August 1, 2015

The OWL Turns 6!!!

I'm in complete shock that I've been blogging for 6 years!

I never knew when I started this blog - kind've on a whim  - that 6 years later I'd still be here.

I know that I've said several times that I'm stopping only to come back.  There is something about the blogging community and the sharing of books that keeps pulling me back.  

I have gotten to a point that I blog how I want when I want.  
I don't feel guilty or bad if I don't post for a week or two.  
I only get a tish jealous when another blog gets a great book to review.  
I don't feel the need to jump on every book hype, giveaway or meme.  
I blog my way :)

Here's a bit of walk down memory lane:

My first review was for Every Soul a Star by Wendy Mass
My first ARC was Hush Hush
My first giveaway
My first author signing - Maggie Stiefvater

What a long ride it has been!

And of course to celebrate - a giveaway.
Must live where The Book Depository delivers for free
Must be at least 13

Enter to win one book $20 or less from The Book Depository

a Rafflecopter giveaway

July 30, 2015

Book Review: Choosing Courage by Peter Collier

Title: Choosing Courage
Author: Peter Collier

What turns an ordinary person into a hero? What happens in the blink of an eye on a battlefield (or in any dangerous situation) to bring out true courage? The men and women who have been recognized by the Congressional Medal of Honor Foundation know the answers to these questions deep in their hearts. We learn of Jack Lucas, a 13-year-old who kept his real age a secret so he could fight in World War II—where he deliberately fell on a grenade to save his buddies during the Iwo Jima invasion—and Clint Romesha, who almost single-handedly prevented a remote U.S. Army outpost in Afghanistan from being taken over by the Taliban. Also included are civilians who have been honored by the Foundation for outstanding acts of bravery in crisis situations: for example, Jencie Fagan, a gym teacher who put herself in danger to disarm a troubled eighth grader before he could turn a gun on his classmates. Adding depth and context are illuminating sidebars throughout and essays on the combat experience and its aftermath: topics such as overcoming fear; a mother mourning her son; and “surviving hell” as a prisoner of war. Back matter includes a glossary and an index.

I was contacted to see if I wanted to review this book.  I'm not usually one to jump at reading nonfiction, but this one caught my attention.  

The book is divided into sections mostly by different wars - WWI, WWII, Korean War, Vietnam, Iraq and Afghanistan.  But the last section is "Heroism in Civilian Life".  I liked that last part because it showed how you can be courageous in your life not just if you are a soldier.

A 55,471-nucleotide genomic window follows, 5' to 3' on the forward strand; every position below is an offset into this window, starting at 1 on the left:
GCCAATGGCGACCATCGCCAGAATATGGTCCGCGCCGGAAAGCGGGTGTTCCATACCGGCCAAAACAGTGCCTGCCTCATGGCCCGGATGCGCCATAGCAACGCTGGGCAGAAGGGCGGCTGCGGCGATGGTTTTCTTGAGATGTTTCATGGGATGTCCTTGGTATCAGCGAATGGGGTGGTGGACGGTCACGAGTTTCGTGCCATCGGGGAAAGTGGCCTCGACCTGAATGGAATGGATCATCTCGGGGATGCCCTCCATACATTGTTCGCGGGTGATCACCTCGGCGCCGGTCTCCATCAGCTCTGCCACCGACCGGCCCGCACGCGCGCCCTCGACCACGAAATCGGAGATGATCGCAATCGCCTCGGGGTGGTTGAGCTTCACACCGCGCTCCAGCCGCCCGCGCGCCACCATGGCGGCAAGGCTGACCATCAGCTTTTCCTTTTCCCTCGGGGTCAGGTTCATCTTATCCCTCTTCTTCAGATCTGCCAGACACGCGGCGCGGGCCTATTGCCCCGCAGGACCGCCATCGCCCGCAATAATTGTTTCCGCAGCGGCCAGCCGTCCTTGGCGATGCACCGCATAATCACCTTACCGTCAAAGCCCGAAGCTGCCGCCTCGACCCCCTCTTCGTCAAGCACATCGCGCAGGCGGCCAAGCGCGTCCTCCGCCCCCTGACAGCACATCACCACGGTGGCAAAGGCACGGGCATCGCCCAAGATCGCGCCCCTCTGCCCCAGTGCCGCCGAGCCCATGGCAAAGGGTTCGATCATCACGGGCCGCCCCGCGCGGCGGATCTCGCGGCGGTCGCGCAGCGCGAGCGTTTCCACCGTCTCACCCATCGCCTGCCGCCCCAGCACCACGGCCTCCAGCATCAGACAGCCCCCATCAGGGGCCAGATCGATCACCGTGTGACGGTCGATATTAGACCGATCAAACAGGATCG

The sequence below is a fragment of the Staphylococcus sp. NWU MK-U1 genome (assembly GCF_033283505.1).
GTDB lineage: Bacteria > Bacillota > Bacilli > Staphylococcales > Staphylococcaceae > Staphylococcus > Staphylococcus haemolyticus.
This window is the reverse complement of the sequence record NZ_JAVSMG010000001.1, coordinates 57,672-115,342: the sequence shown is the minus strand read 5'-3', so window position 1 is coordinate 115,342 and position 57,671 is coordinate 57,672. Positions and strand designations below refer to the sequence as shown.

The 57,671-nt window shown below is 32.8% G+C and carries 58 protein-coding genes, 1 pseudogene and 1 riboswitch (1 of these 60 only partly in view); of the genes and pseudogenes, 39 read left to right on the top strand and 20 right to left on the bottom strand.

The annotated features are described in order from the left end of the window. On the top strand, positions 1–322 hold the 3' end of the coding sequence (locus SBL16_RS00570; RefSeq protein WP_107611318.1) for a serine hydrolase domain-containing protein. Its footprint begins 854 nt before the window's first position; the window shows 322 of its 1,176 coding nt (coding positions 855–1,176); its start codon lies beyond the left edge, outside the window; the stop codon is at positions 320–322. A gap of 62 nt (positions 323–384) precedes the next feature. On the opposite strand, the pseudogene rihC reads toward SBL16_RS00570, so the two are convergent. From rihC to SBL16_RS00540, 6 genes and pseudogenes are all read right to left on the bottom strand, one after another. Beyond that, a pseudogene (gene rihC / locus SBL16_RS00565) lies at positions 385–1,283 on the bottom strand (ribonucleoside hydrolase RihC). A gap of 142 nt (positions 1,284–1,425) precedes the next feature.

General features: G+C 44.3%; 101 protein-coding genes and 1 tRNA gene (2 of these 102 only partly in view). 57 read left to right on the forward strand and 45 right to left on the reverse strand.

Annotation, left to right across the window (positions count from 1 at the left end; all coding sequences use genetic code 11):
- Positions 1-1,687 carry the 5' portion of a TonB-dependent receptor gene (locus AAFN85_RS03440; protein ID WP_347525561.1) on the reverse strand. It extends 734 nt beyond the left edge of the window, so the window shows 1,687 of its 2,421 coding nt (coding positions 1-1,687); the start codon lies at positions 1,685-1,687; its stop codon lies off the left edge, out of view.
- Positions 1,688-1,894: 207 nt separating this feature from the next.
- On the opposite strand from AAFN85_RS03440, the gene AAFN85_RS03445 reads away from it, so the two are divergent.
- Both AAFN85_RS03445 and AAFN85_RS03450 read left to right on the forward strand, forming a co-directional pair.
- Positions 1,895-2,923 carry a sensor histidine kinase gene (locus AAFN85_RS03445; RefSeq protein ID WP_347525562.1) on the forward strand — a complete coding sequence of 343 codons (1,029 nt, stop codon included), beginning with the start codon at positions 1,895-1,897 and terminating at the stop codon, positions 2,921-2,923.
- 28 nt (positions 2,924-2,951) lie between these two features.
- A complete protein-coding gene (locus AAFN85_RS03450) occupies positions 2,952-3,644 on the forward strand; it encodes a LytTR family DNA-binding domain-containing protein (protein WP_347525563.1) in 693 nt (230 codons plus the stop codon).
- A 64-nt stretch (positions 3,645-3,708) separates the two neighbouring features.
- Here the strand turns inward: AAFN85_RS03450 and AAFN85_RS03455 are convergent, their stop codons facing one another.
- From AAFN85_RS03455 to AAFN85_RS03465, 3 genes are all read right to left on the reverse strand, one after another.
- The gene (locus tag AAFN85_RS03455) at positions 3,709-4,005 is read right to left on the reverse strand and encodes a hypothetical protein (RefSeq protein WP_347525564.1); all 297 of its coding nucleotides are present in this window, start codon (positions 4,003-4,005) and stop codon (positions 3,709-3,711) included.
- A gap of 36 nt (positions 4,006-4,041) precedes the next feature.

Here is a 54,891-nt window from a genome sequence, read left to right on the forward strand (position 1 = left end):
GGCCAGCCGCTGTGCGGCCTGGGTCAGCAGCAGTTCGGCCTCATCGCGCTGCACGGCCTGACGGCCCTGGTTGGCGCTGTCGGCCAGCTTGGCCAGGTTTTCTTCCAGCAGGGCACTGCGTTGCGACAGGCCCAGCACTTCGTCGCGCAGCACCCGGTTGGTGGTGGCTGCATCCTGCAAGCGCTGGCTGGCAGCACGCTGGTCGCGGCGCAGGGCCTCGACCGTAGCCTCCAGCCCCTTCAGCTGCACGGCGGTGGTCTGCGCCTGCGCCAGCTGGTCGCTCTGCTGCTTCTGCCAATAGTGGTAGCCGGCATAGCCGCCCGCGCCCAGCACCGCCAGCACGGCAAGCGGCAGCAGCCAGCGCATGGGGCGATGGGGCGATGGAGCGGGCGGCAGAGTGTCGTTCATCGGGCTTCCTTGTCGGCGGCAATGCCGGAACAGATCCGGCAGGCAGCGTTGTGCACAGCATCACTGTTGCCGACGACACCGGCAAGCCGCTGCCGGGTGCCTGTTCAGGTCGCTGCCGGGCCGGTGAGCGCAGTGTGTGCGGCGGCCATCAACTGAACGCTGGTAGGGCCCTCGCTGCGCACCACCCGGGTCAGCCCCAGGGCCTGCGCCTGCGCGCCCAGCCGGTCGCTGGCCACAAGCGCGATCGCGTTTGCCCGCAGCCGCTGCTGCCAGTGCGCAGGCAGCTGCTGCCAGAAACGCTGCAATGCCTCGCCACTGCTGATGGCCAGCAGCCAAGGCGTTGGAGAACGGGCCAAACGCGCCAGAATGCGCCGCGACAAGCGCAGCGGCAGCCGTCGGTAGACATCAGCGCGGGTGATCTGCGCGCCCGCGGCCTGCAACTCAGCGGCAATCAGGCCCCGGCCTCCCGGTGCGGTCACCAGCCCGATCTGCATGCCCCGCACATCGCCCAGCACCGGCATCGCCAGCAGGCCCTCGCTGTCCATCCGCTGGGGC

I learned a lot by reading this book.  The thing I learned that hit me the most was how much we didn't honor minorities very well during WWI and WWII.  Many of the stories were about minorities that showed amazing acts of courage, but weren't recognized for it because of their skin color or religion.  It wasn't until later that they received recognition.  It does make me wonder how much that happens now.

My favorite story was about a man named Desmond Doss.  He was drafted but was a conscientious objector.  Instead of carrying a weapon he became a medic.  He was bullied and ridiculed by the men in his unit even though he put himself into harms way just like them.  Slowly his unit saw how much he risked for them.  When he was hurt he lost the Bible he carried with him.  His unit went and searched the battle field for it so they could get it back to him.  That made me tear up! I liked this story because it showed courage in so many ways.  His courage to do what he believed in.  But also the courage of the men in his unit to admit they were wrong and change their beliefs.  Wonderful story.

This is a book I'll be sharing with the teachers in my school.  We talk about courage a lot, and this will be a great resource to use to share stories from.  I'm glad I was introduced to it. 

July 28, 2015

Teaser Tuesday: The Unlikely Adventures of Mabel Jones by Will Mabbit

Teaser Tuesday is a weekly bookish meme, hosted by MizB of A Daily Rhythm. Anyone can play along! Just do the following:

• Grab your current read
• Open to a random page
• Share two (2) “teaser” sentences from somewhere on that page

My teasers are from:

"Then, with  final ear-splitting crash, an enormous hole appeared and the huge bulk of a great white whale came to the surface." pg 116

"Poor young nose-picking Mabel Jones.  She had never asked to be a pirate." pg 252

Doesn't it sound like a fun book?!?!

July 27, 2015

Book Review: Brown Girl Dreaming by Jacqueline Woodson

Title: Brown Girl Dreaming
Author: Jacqueline Woodson